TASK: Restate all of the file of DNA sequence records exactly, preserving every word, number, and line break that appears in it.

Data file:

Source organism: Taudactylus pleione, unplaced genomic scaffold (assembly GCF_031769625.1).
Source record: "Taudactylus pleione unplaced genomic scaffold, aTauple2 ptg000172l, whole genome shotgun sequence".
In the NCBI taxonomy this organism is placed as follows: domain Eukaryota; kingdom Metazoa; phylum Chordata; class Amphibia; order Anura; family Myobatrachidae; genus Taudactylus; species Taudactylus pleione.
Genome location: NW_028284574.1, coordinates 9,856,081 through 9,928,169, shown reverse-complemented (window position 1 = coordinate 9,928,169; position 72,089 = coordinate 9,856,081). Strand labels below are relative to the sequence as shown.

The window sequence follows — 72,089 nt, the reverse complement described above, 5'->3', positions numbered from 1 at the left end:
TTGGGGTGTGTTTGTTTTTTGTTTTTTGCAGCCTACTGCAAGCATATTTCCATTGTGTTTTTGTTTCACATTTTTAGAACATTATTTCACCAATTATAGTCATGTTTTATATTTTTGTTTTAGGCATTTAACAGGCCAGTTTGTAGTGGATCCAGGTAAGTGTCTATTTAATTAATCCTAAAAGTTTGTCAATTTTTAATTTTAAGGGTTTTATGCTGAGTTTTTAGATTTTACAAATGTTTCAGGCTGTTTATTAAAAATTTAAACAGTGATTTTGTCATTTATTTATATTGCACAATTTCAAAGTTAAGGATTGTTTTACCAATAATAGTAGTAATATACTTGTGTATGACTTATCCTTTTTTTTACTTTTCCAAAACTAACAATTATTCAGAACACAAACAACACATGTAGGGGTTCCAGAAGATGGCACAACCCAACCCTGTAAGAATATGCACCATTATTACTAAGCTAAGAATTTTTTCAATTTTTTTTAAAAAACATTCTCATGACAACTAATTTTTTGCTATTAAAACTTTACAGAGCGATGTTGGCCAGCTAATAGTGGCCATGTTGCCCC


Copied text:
Source organism: Taudactylus pleione, unplaced genomic scaffold (assembly GCF_031769625.1).
Source record: "Taudactylus pleione unplaced genomic scaffold, aTauple2 ptg000172l, whole genome shotgun sequence".
In the NCBI taxonomy this organism is placed as follows: domain Eukaryota; kingdom Metazoa; phylum Chordata; class Amphibia; order Anura; family Myobatrachidae; genus Taudactylus; species Taudactylus pleione.
Genome location: NW_028284574.1, coordinates 9,856,081 through 9,928,169, shown reverse-complemented (window position 1 = coordinate 9,928,169; position 72,089 = coordinate 9,856,081). Strand labels below are relative to the sequence as shown.

The window sequence follows — 72,089 nt, the reverse complement described above, 5'->3', positions numbered from 1 at the left end:
TTGGGGTGTGTTTGTTTTTTGTTTTTTGCAGCCTACTGCAAGCATATTTCCATTGTGTTTTTGTTTCACATTTTTAGAACATTATTTCACCAATTATAGTCATGTTTTATATTTTTGTTTTAGGCATTTAACAGGCCAGTTTGTAGTGGATCCAGGTAAGTGTCTATTTAATTAATCCTAAAAGTTTGTCAATTTTTAATTTTAAGGGTTTTATGCTGAGTTTTTAGATTTTACAAATGTTTCAGGCTGTTTATTAAAAATTTAAACAGTGATTTTGTCATTTATTTATATTGCACAATTTCAAAGTTAAGGATTGTTTTACCAATAATAGTAGTAATATACTTGTGTATGACTTATCCTTTTTTTTACTTTTCCAAAACTAACAATTATTCAGAACACAAACAACACATGTAGGGGTTCCAGAAGATGGCACAACCCAACCCTGTAAGAATATGCACCATTATTACTAAGCTAAGAATTTTTTCAATTTTTTTTAAAAAACATTCTCATGACAACTAATTTTTTGCTATTAAAACTTTACAGAGCGATGTTGGCCAGCTAATAGTGGCCATGTTGCCCC